Posted by Dr. Strangelove at 3:59 PM
It was reported today in Deutsche Welle that a human rights group is suing Don Rumsfeld and 11 other US officials, including George and Lieutenant General Ricardo Sanchez.
The plaintiffs, a New York based group, say that since Congress has failed to properly investigate the crimes against humanity (i.e. the abuse of prisioners), they had no choice but to use Germany's Code of Crimes Against Interntional LAw, passed in 2002, to seek redress.
I doubt much will come from this. But it is worth noting that the world is changing as is International law. The courts of other nations are extending their jurisdiction to cover crimes under internatioanl law. This isn't the first time we have seen this. There was the Pinochet case back in 2000. Also Canada and Belgium, have passed "enabling" legislation to make it easier for their courts to try people accused of human rights crimes committed anywhere in the world. It is an interesting trend.
On one hand, I am pleased. On the other, it raises concerns. It is one thing if Belgium and Canada want to try people for crimes against internatioanl law, I'd feel a little differently if it were Iran. I have to mull this latest development over a bit more to refine my thinking.
Posted by USWest at 7:47 AM
Monday, November 13, 2006
Well, not really. But his "picture" is now featured prominently on the ultra-popular liberal blog Eschaton. Kind of cool to know that Atrios is getting something from our little site. (Make no mistake about it, that's our picture) I don't know why he did it, and doesn't seem to be mentioning us ...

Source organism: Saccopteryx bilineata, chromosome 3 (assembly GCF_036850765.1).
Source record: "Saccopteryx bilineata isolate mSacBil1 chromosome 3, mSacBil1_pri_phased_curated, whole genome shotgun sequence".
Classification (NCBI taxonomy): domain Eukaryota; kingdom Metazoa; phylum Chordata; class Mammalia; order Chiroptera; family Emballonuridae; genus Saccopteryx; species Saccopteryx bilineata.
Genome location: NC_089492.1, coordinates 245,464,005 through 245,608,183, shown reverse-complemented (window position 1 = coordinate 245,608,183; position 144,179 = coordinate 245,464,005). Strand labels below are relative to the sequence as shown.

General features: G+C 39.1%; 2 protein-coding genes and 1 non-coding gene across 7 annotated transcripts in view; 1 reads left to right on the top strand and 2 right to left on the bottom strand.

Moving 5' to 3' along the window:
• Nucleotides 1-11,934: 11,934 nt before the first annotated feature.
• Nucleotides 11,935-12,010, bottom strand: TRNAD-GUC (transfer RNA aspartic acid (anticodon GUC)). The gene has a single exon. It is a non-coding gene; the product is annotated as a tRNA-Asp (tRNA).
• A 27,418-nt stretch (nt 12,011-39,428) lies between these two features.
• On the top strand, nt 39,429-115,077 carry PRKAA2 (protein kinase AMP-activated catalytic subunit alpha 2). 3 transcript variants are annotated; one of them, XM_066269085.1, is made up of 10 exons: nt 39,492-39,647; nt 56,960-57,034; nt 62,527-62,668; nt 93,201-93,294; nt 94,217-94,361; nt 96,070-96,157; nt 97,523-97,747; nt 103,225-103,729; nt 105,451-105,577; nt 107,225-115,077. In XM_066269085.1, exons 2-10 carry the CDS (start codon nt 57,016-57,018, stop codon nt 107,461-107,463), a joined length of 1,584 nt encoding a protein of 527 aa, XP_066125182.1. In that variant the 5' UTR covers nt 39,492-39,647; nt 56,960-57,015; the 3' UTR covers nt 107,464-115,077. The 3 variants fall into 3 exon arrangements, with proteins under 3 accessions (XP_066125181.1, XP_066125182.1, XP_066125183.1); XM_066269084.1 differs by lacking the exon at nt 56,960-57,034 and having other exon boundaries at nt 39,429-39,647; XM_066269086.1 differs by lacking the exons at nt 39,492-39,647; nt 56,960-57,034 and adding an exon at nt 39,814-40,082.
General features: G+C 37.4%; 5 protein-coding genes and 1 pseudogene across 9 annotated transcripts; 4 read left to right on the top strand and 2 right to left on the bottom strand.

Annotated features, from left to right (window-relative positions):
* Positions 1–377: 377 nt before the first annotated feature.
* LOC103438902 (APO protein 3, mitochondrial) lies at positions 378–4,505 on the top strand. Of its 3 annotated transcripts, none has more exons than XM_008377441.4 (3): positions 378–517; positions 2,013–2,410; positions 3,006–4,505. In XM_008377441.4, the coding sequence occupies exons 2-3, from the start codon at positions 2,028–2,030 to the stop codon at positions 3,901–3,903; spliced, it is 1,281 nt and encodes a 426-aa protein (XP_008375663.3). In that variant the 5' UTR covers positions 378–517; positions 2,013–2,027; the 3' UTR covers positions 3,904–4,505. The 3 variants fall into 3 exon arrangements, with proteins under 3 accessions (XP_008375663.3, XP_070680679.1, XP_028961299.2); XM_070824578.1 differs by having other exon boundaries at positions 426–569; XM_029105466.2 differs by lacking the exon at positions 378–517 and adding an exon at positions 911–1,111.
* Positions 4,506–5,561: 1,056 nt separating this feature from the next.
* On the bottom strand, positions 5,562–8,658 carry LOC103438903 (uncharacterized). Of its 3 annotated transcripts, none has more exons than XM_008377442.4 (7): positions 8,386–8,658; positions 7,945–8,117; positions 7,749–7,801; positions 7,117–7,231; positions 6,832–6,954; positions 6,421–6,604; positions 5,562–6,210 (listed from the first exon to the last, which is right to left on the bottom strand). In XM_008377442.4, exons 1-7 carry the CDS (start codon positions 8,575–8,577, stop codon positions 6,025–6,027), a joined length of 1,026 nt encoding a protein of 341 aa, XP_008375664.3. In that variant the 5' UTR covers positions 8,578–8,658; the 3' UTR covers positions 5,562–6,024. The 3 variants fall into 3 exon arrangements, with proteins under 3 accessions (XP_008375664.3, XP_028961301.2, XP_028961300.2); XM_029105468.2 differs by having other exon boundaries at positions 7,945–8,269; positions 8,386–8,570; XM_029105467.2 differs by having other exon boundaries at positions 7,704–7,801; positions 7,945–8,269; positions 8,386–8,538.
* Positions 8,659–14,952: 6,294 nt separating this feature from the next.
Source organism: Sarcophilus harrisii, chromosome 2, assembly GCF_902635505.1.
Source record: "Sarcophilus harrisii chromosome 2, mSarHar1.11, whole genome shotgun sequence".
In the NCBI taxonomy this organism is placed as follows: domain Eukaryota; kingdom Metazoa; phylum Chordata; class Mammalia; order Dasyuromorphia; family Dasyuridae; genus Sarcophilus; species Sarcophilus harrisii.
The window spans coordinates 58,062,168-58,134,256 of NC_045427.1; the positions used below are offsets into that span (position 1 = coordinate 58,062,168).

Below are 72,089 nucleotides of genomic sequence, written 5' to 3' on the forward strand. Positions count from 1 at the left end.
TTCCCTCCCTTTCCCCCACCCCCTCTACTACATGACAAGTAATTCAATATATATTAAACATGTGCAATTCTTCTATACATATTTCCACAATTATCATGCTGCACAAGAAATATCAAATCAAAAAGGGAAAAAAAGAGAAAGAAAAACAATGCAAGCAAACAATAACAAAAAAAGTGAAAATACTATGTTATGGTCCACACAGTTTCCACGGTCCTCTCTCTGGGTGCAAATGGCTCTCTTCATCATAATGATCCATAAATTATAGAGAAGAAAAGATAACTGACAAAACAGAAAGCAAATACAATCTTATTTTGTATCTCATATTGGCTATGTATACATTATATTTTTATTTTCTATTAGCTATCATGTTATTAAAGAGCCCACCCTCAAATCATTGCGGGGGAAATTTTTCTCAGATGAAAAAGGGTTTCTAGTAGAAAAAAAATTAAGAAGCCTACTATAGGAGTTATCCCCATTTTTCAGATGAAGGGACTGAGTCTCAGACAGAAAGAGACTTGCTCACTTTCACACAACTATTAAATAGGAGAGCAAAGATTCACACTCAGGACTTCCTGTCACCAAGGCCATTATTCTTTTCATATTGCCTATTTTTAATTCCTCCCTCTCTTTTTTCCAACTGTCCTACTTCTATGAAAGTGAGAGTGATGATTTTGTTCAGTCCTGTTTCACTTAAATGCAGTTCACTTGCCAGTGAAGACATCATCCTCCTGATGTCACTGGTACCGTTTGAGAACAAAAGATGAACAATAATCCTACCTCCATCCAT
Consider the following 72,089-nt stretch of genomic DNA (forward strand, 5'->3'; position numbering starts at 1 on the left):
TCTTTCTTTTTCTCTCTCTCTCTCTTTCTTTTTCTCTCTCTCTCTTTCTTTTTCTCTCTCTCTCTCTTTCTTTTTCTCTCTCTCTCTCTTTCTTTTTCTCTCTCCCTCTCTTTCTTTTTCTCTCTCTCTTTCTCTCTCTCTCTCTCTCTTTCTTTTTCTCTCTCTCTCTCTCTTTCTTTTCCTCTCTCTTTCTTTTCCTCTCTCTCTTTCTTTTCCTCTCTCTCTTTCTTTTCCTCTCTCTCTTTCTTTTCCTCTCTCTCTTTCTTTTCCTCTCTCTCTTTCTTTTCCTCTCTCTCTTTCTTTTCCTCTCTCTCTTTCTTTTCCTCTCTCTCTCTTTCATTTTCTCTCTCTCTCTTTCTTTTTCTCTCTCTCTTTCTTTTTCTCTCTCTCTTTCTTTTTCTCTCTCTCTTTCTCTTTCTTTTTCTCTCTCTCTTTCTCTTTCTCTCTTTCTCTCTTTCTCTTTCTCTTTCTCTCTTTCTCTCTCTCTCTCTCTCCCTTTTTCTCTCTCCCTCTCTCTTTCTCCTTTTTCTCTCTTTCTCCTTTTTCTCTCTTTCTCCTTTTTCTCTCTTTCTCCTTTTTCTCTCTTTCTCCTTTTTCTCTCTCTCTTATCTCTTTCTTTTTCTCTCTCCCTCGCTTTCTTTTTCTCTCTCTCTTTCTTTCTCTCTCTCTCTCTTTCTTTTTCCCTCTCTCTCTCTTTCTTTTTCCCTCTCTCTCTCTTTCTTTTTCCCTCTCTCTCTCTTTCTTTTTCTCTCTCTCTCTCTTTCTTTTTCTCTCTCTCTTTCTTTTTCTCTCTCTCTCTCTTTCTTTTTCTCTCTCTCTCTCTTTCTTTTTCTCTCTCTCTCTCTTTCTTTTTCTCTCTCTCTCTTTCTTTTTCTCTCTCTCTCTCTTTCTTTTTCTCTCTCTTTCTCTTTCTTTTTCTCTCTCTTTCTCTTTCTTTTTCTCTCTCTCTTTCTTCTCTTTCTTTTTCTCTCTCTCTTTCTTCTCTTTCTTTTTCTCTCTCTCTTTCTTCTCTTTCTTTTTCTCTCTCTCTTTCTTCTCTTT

Hmmm, must be a problem with my browser. Oh well, as you were.
Posted by Bell Curve at 10:37 PM
Saturday, November 11, 2006
I saw this video the vote clip on Daily Kos. And I ask you, if you are white and middle class is this what your voting experience was like? I know for a fact that my parents (who live in an up-scale white suburb of Columbus) have never ever waited for more a few minutes to vote. Is it any wonder that African-American turn out is low?
The Democratic party needs to pass a federal law requiring equal access to voting equipment based on local population and then enforce that law. It is obscene that we let local Republican authorities so transparently depress turnout for their own cynical gain.
Posted by Raised By Republicans at 4:11 AM
Friday, November 10, 2006
Do you wan to learn what "heartland" means? Take a look at this. Turns out that counting ballots in the disputed Ohio 15th Congressional District will be put on hold until after... wait for it... a football game. Another red-blue contest (Wolverines v. Buckeyes - referring to uniform colors, of course).
Posted by The Law Talking Guy at 12:08 PM
Thursday, November 09, 2006